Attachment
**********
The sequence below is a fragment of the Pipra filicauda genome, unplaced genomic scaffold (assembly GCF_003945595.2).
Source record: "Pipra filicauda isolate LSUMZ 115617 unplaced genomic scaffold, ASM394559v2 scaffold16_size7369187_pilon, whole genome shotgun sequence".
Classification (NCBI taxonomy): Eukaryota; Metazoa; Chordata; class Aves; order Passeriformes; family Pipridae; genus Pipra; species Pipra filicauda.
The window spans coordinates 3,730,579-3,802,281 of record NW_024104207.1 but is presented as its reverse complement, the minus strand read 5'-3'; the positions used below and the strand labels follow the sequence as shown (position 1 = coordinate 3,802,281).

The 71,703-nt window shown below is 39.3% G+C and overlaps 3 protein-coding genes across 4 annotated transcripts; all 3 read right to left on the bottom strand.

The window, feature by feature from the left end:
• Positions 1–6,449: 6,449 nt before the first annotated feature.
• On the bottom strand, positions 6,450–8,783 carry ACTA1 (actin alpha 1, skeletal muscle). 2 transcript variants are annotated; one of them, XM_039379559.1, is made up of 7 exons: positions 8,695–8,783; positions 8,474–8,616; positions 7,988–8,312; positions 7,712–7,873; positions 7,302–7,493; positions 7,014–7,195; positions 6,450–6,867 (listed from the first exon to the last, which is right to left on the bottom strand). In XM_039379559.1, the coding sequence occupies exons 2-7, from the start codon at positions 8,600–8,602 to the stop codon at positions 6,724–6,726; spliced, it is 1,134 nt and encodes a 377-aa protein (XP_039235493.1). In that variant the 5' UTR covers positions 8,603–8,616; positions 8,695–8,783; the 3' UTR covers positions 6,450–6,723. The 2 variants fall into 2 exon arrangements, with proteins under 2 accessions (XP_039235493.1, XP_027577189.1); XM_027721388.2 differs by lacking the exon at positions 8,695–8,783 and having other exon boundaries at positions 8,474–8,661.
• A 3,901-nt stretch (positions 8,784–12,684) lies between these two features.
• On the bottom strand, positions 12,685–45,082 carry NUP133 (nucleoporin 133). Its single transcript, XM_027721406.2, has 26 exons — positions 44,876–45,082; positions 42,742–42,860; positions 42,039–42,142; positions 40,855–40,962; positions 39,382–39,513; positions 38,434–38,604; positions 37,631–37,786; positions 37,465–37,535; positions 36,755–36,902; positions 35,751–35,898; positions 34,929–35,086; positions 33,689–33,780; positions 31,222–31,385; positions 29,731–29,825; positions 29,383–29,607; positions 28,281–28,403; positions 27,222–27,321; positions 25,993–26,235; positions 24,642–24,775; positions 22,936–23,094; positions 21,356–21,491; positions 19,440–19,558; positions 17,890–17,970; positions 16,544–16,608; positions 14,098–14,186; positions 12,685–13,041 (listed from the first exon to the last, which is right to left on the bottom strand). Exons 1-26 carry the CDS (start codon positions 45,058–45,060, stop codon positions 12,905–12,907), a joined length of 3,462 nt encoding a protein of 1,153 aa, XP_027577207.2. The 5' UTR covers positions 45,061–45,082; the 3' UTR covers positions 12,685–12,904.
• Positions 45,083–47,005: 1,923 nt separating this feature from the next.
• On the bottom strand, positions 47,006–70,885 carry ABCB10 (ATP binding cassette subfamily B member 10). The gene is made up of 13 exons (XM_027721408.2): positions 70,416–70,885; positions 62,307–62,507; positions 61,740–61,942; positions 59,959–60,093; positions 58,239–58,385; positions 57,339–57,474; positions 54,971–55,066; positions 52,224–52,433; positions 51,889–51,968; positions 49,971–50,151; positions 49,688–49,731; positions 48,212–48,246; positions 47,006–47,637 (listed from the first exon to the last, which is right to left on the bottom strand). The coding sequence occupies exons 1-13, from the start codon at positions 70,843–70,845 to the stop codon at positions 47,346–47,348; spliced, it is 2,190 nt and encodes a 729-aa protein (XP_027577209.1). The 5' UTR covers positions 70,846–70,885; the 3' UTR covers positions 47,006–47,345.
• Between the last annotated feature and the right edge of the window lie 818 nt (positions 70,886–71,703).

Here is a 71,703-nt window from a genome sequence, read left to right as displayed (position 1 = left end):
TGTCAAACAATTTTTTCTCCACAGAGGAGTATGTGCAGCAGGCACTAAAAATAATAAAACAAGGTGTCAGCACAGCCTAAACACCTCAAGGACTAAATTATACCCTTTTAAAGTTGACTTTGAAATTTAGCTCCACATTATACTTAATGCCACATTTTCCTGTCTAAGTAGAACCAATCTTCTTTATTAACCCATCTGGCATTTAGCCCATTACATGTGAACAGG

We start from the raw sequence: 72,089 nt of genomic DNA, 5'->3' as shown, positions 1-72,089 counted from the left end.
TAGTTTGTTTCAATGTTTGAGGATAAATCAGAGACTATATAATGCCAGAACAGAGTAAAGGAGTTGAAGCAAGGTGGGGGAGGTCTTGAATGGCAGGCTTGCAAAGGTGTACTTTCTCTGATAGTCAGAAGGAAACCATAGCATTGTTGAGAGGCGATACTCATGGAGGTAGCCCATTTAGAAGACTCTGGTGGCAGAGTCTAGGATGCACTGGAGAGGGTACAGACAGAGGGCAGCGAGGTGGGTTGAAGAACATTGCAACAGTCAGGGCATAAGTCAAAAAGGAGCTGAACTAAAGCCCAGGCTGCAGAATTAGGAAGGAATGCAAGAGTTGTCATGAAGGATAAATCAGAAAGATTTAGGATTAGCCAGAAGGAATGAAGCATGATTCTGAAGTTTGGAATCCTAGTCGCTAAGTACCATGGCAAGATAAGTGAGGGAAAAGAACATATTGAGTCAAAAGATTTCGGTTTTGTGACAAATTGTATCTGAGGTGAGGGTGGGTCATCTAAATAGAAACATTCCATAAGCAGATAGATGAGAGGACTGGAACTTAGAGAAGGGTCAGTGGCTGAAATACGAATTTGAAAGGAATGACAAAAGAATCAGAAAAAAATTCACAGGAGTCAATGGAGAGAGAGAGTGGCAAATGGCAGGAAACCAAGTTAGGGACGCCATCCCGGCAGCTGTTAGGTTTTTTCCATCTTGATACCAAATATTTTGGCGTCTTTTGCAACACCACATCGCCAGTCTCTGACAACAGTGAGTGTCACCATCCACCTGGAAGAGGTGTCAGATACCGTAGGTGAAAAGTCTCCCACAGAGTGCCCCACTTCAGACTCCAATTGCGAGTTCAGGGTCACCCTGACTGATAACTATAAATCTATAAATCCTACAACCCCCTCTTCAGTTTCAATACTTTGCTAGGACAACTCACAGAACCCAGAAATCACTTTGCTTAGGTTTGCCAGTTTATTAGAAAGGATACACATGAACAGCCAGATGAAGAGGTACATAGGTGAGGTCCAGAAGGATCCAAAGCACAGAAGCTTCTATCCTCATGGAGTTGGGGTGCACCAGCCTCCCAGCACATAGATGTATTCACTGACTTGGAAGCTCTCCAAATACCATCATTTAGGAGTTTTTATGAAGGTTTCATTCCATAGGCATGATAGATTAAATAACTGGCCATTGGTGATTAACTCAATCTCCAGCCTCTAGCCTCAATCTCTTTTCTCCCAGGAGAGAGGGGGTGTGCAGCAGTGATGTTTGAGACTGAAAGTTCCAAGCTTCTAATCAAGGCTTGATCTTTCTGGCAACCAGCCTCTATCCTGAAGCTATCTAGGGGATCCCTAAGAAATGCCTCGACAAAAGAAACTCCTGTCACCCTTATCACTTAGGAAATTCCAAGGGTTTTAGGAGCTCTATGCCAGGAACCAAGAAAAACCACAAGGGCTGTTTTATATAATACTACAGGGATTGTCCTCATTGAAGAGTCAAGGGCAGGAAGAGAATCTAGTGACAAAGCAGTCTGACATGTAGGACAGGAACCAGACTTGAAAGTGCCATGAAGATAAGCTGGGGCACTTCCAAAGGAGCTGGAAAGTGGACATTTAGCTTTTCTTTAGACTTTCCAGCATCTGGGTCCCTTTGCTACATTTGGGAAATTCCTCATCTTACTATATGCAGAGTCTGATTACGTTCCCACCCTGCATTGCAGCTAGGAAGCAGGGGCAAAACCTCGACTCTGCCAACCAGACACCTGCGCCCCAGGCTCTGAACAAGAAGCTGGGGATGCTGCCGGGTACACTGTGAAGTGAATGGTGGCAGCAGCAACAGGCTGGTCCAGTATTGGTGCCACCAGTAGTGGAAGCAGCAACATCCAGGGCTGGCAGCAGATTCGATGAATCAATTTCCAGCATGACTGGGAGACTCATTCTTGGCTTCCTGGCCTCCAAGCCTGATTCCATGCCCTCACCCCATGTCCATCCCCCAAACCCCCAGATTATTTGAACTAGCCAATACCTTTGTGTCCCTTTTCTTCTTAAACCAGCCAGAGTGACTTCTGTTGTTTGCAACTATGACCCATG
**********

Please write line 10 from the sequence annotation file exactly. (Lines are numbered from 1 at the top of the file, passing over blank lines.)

• On the bottom strand, positions 12,685–45,082 carry NUP133 (nucleoporin 133). Its single transcript, XM_027721406.2, has 26 exons — positions 44,876–45,082; positions 42,742–42,860; positions 42,039–42,142; positions 40,855–40,962; positions 39,382–39,513; positions 38,434–38,604; positions 37,631–37,786; positions 37,465–37,535; positions 36,755–36,902; positions 35,751–35,898; positions 34,929–35,086; positions 33,689–33,780; positions 31,222–31,385; positions 29,731–29,825; positions 29,383–29,607; positions 28,281–28,403; positions 27,222–27,321; positions 25,993–26,235; positions 24,642–24,775; positions 22,936–23,094; positions 21,356–21,491; positions 19,440–19,558; positions 17,890–17,970; positions 16,544–16,608; positions 14,098–14,186; positions 12,685–13,041 (listed from the first exon to the last, which is right to left on the bottom strand). Exons 1-26 carry the CDS (start codon positions 45,058–45,060, stop codon positions 12,905–12,907), a joined length of 3,462 nt encoding a protein of 1,153 aa, XP_027577207.2. The 5' UTR covers positions 45,061–45,082; the 3' UTR covers positions 12,685–12,904.